Thales Alenia Space, the joint venture between Thales and Leonardo, has signed a contract with prime contractor Appworks to provide Thailand with a complete Search And Rescue (SAR) operational system based on the COSPAS-SARSAT MEOSAR Service.
The solution will make it possible to detect and locate distress signals from COSPAS-SARSAT beacons on land, in the air and at sea instantaneously, over a radius of 2,500 km centered around Bangkok, mainly using the Galileo satellite positioning system. This solution also includes delivery of a Mission Control Centre (MCC) dedicated to managing and distributing alerts, and a Rescue Coordination Centre (RCC) to manage all search-and-rescue activities for armed forces, coastguards, sea rescue and other services.
Where conventional MEOLUT systems rely on six large parabolic antennas covering an area about the size of a football field and are only capable of receiving signals from six satellites (one per antenna), the MEOLUT Next solution, with its compact antennas taking up less than 6 square meters, tracks up to 30 satellites, thus significantly enhancing distress beacon detection and expanding coverage. MEOLUT Next is capable of detecting distress signals from up to 5,000 km away.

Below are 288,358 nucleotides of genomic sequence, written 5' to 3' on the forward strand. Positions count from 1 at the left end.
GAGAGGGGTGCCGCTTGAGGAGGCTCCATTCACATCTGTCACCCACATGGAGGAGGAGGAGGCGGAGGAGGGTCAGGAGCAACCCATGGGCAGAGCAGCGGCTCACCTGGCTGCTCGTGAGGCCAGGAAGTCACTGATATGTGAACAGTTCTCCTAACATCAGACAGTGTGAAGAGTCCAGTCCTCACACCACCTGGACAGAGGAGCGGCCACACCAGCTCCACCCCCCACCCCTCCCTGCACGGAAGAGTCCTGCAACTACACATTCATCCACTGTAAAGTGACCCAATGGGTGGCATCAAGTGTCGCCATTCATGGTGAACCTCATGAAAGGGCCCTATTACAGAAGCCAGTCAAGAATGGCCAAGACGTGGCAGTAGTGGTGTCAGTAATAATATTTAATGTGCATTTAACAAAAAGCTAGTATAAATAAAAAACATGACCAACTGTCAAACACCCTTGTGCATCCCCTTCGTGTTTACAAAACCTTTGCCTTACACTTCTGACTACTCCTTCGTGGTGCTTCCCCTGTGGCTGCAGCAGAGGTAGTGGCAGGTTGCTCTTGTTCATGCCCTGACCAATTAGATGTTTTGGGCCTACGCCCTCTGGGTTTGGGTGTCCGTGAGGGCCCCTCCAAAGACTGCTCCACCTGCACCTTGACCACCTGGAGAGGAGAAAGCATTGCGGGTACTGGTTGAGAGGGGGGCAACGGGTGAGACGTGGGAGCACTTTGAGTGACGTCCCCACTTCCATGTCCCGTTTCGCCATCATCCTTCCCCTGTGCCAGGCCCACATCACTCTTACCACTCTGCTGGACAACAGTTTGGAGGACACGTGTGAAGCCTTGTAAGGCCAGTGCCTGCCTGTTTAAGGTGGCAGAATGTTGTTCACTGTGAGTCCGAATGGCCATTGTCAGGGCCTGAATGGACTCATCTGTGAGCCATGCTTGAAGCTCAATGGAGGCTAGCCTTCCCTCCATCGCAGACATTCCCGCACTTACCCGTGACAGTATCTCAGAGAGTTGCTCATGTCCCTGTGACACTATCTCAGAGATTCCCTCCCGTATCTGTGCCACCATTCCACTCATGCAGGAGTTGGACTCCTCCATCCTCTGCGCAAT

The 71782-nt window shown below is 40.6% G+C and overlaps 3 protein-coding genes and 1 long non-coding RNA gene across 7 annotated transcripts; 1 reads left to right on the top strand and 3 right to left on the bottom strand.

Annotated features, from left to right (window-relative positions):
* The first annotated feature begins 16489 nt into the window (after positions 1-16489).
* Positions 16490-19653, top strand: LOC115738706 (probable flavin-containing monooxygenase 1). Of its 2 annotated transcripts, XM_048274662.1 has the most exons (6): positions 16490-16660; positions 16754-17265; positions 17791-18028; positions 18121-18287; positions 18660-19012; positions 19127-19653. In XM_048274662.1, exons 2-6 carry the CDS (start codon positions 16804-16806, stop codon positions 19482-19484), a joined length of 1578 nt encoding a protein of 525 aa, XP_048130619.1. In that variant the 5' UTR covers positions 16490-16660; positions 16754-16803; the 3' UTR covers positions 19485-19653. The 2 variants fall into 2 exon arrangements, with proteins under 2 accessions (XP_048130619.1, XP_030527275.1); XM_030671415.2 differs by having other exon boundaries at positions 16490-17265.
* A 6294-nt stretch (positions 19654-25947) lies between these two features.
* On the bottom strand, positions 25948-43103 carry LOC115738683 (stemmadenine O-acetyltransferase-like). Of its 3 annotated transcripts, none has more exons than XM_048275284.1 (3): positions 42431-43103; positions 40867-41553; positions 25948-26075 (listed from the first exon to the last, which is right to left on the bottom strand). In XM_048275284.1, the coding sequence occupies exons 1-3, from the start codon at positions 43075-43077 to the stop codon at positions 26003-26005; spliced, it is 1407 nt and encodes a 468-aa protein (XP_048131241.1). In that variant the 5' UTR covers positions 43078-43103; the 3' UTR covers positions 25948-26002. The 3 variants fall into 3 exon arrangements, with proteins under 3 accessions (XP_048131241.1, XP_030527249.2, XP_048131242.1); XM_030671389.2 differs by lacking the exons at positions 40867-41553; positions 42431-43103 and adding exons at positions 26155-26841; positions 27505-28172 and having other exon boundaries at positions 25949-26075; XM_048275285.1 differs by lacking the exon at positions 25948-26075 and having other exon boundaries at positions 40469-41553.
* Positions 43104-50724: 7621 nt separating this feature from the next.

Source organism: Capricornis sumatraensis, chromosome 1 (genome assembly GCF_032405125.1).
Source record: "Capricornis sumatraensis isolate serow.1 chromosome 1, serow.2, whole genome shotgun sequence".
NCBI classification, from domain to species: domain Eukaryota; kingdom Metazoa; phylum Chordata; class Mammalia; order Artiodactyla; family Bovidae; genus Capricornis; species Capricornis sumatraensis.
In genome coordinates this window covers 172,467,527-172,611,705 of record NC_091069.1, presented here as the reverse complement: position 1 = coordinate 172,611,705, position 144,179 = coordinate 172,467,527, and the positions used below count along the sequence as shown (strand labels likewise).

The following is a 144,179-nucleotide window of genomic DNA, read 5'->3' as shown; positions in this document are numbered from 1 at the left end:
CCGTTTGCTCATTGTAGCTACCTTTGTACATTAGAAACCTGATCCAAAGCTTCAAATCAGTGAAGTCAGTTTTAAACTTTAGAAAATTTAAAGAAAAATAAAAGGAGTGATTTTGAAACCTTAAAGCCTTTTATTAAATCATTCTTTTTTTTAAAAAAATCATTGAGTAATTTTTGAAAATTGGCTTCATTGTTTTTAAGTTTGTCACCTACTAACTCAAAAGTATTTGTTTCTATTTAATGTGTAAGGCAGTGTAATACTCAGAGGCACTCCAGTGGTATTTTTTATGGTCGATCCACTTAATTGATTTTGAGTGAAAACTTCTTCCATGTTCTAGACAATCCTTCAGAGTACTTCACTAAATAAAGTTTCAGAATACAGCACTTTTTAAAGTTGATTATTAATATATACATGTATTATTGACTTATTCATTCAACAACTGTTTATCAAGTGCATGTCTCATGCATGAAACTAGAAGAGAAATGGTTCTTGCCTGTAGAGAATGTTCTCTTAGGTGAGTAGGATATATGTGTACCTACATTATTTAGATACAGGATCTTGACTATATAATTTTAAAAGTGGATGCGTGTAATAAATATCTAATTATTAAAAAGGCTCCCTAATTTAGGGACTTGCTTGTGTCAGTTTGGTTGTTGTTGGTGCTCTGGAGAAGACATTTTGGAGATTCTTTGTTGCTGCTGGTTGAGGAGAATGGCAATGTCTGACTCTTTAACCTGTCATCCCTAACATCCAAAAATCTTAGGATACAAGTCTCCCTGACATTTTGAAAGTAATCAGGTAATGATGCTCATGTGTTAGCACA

The solution is already operated by the main users of COSPAS-SARSAT (USA, Canada, France, the European Union, and Togo) and is today helping to save lives, as recently demonstrated in the Indian Ocean.
On November 18, 2022, a MEOLUT Next antenna picked up a distress signal from the Asteria, a yacht skippered by Tapio Lehtinen competing in the Golden Globe race, 2,000 km southwest of La Réunion, well outside the range of VHF radio and other communications systems. The Asteria was sinking fast, and Tapio just had time to put on his survival suit and jump into his liferaft before activating his COSPAS-SARSAT distress beacon. Within only four minutes, MEOLUT Next had pinpointed the boat’s location to guide rescue crews to the scene and save the skipper.